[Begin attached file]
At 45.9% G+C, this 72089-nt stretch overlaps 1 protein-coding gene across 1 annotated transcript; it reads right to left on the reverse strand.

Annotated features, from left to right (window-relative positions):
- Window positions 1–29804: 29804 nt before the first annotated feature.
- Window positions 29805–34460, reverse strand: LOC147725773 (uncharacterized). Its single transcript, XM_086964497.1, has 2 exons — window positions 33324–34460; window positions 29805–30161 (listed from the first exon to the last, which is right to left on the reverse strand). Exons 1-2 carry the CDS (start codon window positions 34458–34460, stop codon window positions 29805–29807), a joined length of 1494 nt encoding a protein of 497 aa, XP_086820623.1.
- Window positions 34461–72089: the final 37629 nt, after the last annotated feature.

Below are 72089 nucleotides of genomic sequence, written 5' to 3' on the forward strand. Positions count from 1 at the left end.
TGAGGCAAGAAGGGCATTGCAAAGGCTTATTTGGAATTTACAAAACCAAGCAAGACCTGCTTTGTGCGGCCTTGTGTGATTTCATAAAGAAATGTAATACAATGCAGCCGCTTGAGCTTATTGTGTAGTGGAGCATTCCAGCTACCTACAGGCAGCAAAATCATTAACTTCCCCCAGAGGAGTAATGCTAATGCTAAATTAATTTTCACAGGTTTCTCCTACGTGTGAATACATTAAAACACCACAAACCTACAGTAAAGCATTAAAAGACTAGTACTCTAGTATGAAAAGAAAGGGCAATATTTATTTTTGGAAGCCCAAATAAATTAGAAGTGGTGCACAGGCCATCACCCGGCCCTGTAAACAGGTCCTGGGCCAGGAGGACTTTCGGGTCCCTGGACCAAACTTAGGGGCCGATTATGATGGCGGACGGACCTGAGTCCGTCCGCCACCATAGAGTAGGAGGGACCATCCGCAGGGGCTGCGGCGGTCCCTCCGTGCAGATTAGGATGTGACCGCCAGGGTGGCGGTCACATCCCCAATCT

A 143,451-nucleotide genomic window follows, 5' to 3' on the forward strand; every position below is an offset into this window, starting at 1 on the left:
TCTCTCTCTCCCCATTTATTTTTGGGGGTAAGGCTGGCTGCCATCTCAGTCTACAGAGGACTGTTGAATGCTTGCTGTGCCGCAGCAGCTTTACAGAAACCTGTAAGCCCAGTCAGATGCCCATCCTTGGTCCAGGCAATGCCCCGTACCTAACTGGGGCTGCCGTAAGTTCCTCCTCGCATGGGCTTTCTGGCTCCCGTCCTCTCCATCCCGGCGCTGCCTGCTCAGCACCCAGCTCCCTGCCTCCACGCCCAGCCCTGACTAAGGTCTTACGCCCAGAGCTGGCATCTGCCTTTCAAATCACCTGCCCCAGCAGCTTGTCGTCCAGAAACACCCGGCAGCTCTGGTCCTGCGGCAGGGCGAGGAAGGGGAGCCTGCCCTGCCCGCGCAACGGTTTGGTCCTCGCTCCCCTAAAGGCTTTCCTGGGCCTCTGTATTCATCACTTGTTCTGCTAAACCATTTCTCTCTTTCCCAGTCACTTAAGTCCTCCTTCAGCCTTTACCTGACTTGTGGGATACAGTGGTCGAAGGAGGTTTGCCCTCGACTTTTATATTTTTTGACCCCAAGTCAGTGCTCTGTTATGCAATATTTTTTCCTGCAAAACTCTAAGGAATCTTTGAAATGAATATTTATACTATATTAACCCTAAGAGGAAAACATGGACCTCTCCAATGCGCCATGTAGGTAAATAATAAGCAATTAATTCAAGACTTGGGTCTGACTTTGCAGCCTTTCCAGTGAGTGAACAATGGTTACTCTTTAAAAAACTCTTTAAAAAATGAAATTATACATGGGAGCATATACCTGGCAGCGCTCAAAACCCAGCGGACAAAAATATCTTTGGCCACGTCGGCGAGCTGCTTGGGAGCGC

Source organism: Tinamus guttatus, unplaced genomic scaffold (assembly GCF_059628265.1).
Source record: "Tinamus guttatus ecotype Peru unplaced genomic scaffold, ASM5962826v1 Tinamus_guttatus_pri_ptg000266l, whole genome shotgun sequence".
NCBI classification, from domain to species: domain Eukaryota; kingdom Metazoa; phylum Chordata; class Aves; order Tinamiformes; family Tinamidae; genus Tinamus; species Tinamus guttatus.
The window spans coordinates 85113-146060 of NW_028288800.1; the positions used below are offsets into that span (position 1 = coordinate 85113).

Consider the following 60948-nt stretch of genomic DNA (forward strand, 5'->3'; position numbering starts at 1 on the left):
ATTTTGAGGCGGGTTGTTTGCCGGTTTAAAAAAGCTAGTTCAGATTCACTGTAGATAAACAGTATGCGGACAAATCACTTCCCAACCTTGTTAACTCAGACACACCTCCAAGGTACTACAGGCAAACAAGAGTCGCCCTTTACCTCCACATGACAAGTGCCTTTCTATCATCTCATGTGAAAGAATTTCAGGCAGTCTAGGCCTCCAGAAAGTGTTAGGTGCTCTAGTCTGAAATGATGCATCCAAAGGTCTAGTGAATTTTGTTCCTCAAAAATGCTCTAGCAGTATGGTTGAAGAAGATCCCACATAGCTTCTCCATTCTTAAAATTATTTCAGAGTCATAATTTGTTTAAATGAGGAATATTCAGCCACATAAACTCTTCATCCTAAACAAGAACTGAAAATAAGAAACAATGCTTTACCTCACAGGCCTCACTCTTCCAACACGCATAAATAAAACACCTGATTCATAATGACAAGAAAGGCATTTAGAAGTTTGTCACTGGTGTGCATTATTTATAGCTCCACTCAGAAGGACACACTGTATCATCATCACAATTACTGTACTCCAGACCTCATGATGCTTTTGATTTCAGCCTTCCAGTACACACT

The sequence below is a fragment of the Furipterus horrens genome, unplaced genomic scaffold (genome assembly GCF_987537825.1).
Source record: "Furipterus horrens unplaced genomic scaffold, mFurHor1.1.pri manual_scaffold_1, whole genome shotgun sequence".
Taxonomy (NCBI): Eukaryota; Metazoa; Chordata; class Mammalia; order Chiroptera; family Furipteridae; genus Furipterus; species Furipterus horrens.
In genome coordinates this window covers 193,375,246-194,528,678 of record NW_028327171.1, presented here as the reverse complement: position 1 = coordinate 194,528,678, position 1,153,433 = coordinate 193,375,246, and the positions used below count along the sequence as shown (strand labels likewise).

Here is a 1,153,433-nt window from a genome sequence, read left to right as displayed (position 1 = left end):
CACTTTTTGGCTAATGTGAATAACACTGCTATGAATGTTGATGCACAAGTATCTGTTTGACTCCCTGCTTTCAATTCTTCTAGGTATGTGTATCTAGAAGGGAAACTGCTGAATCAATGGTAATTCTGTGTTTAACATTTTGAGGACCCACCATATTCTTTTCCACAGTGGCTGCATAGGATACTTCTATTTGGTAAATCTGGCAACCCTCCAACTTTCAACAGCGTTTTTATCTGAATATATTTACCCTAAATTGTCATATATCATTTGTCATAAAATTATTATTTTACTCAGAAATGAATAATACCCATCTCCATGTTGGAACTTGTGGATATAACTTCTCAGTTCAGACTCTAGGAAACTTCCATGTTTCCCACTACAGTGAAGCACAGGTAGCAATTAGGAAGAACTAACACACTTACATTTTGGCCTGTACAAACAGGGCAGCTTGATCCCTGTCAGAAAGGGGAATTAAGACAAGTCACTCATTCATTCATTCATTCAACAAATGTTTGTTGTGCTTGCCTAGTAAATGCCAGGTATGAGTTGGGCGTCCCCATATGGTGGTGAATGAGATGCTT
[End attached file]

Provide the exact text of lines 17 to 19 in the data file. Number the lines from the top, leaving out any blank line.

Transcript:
Source record: "Furipterus horrens unplaced genomic scaffold, mFurHor1.1.pri manual_scaffold_1, whole genome shotgun sequence".
Taxonomy (NCBI): Eukaryota; Metazoa; Chordata; class Mammalia; order Chiroptera; family Furipteridae; genus Furipterus; species Furipterus horrens.
In genome coordinates this window covers 193,375,246-194,528,678 of record NW_028327171.1, presented here as the reverse complement: position 1 = coordinate 194,528,678, position 1,153,433 = coordinate 193,375,246, and the positions used below count along the sequence as shown (strand labels likewise).